Powered by GoogleTranslate
OSHA News Release - (Archived) Table of Contents
Archive Notice - OSHA Archive

NOTICE: This is an OSHA Archive Document, and may no longer represent OSHA Policy. It is presented here as historical content, for research and review purposes only.

DOL Logo OSHA News Release – Region 5

U.S. Department of Labor

Region 5 News Release: 08-960-CHI
July 29, 2008
Contact: Brad Mitchell or Scott Allen
Phone: 312-353-6976

U.S. Labor Department's OSHA cites Springfield, Ohio, company for workplace safety and health violations
Violations include overexposing employees to silica

SPRINGFIELD, Ohio -- The U.S. Department of Labor's Occupational Safety and Health Administration (OSHA) has proposed $114,600 in fines against O.S. Kelly Co. in Springfield for alleged serious, repeat and failure-to-abate violations of federal workplace safety standards.

OSHA selected O.S. Kelly for inspection as a follow-up to a February 2007 inspection that resulted in citations for overexposing employees to silica. The company manufactures and refurbishes piano plates for Steinway & Sons. As a result of OSHA's follow-up inspection, opened in January 2008, the federal agency issued citations alleging three serious violations with proposed penalties of $5,400, three repeat violations with proposed penalties totaling $19,200 and one citation for failure-to-abate with penalties totaling $90,000.

The serious violations address hazards associated with confined space entry and personal protective equipment. Repeat violations address problems with respirator fit testing and employee overexposure to crystalline silica during cut-off operations. The failure-to-abate violation addresses employee overexposure to silica during the grinding of piano plates.

"This industry is historically well acquainted with the threat that overexposure to silica poses to the health and lives of employees," said Richard Gilgrist, director of OSHA's area office in Cincinnati. "Employers must remain dedicated to keeping the workplace safe and healthful, or face close scrutiny by this agency, including the good chance that we can and do re-inspect businesses to confirm compliance with OSHA standards."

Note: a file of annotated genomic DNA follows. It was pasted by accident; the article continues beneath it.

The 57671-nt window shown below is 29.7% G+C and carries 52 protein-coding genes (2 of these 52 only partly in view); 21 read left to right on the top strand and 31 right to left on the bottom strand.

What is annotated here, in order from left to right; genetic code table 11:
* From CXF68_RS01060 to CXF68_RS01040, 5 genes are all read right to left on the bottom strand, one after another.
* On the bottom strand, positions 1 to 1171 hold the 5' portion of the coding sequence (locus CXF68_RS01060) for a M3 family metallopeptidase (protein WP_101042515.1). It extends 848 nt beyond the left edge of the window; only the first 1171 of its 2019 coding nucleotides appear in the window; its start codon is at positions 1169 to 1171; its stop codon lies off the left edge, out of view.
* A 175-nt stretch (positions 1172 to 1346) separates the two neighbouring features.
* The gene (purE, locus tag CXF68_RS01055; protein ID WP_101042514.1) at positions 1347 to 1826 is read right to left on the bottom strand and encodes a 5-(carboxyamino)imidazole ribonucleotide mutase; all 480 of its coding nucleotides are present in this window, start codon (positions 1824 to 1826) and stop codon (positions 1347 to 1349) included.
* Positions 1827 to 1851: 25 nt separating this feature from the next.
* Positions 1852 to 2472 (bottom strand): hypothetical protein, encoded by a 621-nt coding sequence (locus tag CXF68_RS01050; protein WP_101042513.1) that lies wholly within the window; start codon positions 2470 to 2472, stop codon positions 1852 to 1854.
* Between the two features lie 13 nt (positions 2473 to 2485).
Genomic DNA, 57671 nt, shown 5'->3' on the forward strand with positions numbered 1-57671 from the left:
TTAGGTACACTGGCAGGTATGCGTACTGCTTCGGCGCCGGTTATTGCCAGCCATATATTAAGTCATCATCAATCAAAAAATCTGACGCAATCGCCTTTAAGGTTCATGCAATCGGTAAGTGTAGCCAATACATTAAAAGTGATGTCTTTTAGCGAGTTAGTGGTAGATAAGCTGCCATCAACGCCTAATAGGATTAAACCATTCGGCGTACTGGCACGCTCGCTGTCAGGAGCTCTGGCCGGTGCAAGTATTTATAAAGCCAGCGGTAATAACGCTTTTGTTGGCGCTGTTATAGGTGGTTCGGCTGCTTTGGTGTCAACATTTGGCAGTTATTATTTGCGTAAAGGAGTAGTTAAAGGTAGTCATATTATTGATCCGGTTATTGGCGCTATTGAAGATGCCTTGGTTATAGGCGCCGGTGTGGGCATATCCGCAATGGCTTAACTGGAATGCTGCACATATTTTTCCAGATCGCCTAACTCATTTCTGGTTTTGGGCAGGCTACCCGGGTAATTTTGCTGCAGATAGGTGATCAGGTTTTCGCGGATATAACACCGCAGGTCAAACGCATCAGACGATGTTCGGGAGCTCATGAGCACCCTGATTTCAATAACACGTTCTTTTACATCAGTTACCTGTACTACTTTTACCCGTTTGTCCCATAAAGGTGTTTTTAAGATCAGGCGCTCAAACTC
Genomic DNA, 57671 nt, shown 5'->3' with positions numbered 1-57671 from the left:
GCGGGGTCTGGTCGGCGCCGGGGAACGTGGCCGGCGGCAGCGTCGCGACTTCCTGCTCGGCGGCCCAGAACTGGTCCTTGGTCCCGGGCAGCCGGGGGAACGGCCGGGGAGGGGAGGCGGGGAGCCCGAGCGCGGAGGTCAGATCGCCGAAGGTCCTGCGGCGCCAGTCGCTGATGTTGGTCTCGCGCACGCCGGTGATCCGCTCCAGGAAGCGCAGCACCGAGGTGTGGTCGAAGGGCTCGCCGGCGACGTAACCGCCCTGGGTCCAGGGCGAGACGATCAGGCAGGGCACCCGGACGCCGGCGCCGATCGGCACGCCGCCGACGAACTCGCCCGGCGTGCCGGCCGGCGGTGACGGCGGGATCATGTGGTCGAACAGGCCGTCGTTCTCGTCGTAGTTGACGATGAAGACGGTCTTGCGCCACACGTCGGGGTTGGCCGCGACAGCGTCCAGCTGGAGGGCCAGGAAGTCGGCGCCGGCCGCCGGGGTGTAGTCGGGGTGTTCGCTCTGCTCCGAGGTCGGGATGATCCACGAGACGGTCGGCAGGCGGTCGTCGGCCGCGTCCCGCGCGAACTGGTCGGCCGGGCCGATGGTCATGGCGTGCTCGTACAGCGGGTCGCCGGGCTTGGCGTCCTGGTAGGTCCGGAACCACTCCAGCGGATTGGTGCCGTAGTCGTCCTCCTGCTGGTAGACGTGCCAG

OSHA has inspected O.S. Kelly 22 times since 1973 with multiple serious and repeat citations issued. A 2005 inspection also found silica overexposures, as well as a number of other safety and health violations.

OSHA operates a vigorous enforcement program, conducting more than 39,000 inspections in fiscal year 2007 and exceeding its inspection goals in each of the last eight years. In fiscal year 2007, OSHA found nearly 89,000 violations of its standards and regulations.

Under the Occupational Safety and Health Act of 1970, employers are responsible for providing a safe and healthy workplace for their employees. OSHA's role is to promote the safety and health of America's working men and women by setting and enforcing standards; providing training, outreach and education; establishing partnerships; and encouraging continual process improvement in workplace safety and health. For more information, visit www.osha.gov.


U.S. Department of Labor releases are accessible on the Internet at www.dol.gov. The information in this news release will be made available in alternate format (large print, Braille, audiotape or disc) from the COAST office upon request. Please specify which news release when placing your request at 202-693-7828 or TTY 202-693-7755. The Labor Department is committed to providing America's employers and employees with easy access to understandable information on how to comply with its laws and regulations. For more information, please visit www.dol.gov/compliance.
Archive Notice - OSHA Archive

NOTICE: This is an OSHA Archive Document, and may no longer represent OSHA Policy. It is presented here as historical content, for research and review purposes only.

OSHA News Release - (Archived) Table of Contents

Thank You for Visiting Our Website

You are exiting the Department of Labor's Web server.

The Department of Labor does not endorse, takes no responsibility for, and exercises no control over the linked organization or its views, or contents, nor does it vouch for the accuracy or accessibility of the information contained on the destination server. The Department of Labor also cannot authorize the use of copyrighted materials contained in linked Web sites. Users must request such authorization from the sponsor of the linked Web site. Thank you for visiting our site. Please click the button below to continue.